On the retention side, GRiT holds various events — from trailside repair clinics to fireside hangouts — to help foster a community where girls can get together to support one another, build relationships, and boost their confidence on the bike. These events help take the intimidation factor out of the sport and make race weekends a lot more fun.

“The girls are often encouraging each other to race,” Green says. “It’s really an environment of, ‘If you try it, I’ll try it.’ Middle school is a tough time, but this kind of experience is incredibly helpful for a lot of girls in GRiT, both on and off the bike.”

And it’s exactly because of this two-fold focus that, on a Thursday evening in October, the week of the 2022 Trek CX Cup, 20 girls and the GRiT support staff found themselves standing in a field awaiting the arrival of two of Trek Factory Racing’s marquee women athletes. And then Madigan Munro and Evie Richards rolled up to their group.

This retention-focused event, held at Trek Headquarters in Waterloo, WI, was designed to give the girls a clearer picture of their future selves with women who know what it’s like to be young girls entering the sport.

The first come, first serve signup for the intimate affair filled up in just over an hour.

A GRiT rider interviews Evie Richards and Madigan Munroe while other riders look on

For the rest of the evening, the girls rode Trek’s private trail system with the pro riders and talked about technical aspects of the sport, like speed and handling. They also discussed deeper topics like what it’s like to be a female mountain biker in a male-dominated space.

“It was a great opportunity for the girls to see that these women aren’t just athletes, but people,” Green says of the event. “And, in turn, it helped the girls who attended become even better mentors to younger riders on their teams.”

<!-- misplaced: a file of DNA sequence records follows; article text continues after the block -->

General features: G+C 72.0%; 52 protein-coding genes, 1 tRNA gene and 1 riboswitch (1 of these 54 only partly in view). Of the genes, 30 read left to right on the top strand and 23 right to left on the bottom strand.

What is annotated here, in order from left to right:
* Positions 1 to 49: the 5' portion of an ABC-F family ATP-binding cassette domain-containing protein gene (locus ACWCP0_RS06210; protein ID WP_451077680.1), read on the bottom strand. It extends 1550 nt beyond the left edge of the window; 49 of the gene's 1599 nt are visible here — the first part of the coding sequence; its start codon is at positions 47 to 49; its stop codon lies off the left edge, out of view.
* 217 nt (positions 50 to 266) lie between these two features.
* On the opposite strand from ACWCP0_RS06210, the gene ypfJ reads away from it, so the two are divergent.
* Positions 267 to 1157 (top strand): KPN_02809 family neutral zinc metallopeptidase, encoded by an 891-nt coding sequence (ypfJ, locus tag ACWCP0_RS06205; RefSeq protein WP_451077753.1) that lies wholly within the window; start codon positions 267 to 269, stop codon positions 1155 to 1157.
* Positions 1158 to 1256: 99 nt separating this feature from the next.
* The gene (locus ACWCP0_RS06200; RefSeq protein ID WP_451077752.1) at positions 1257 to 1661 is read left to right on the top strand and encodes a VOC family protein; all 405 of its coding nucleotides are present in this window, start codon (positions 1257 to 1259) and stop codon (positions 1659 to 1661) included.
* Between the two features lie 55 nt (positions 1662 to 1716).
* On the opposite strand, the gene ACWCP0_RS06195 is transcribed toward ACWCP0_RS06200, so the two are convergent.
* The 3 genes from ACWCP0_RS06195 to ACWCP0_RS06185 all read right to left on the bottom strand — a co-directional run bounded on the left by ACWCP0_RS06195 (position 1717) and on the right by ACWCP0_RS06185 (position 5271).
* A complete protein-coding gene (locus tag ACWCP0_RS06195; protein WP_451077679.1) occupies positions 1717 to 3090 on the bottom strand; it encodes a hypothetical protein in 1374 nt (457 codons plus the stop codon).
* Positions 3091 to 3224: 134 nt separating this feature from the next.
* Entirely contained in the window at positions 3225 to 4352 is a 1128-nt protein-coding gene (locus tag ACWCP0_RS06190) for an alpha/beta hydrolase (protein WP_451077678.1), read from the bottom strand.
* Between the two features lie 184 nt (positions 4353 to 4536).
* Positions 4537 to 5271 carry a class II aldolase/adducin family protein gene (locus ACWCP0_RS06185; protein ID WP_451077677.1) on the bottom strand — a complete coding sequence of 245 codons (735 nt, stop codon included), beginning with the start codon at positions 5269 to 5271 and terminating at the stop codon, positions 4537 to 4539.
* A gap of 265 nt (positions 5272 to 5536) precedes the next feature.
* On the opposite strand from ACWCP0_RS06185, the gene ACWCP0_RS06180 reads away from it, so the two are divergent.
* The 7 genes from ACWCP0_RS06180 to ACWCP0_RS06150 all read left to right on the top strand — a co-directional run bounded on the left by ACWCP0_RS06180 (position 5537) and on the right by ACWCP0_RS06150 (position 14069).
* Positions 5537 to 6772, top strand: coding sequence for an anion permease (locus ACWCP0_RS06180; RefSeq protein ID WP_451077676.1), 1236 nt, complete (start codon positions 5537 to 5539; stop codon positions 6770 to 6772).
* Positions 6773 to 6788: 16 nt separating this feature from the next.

Some of the GRiT riders interviewed Richards and Munro for school projects. They asked them about everything from foot positioning to managing pre-race stress. During the event, Richards talked about menstrual health, personal insecurities, and needing alone time in the throes of the pro circuit. Munro spoke to her experience in NICA, how she prioritizes having fun on the bike while training for the world’s toughest races, and what it’s like to be a professional athlete and a full-time student.

Richards and Munro had fairly different introductions to the sport— Munro rose through the ranks after getting her start on a NICA team in Colorado, but Richards grew up in Malvern, England, where NICA doesn’t exist. Both women spent most of their early days riding primarily with male cyclists — an environment they enjoyed, but one that still felt lacking.

“When I started riding, there weren’t any girls who rode near me,” Richards says. “I loved having boys as friends, and I’ve always thrived off chasing them in efforts and being pushed to my limits on our rides.

“But as much as I loved the boys’ company, it would have been nice when I was young to be able to gossip with other girls about growing up or chat about what color I wanted to paint my nails. I missed having girls as friends.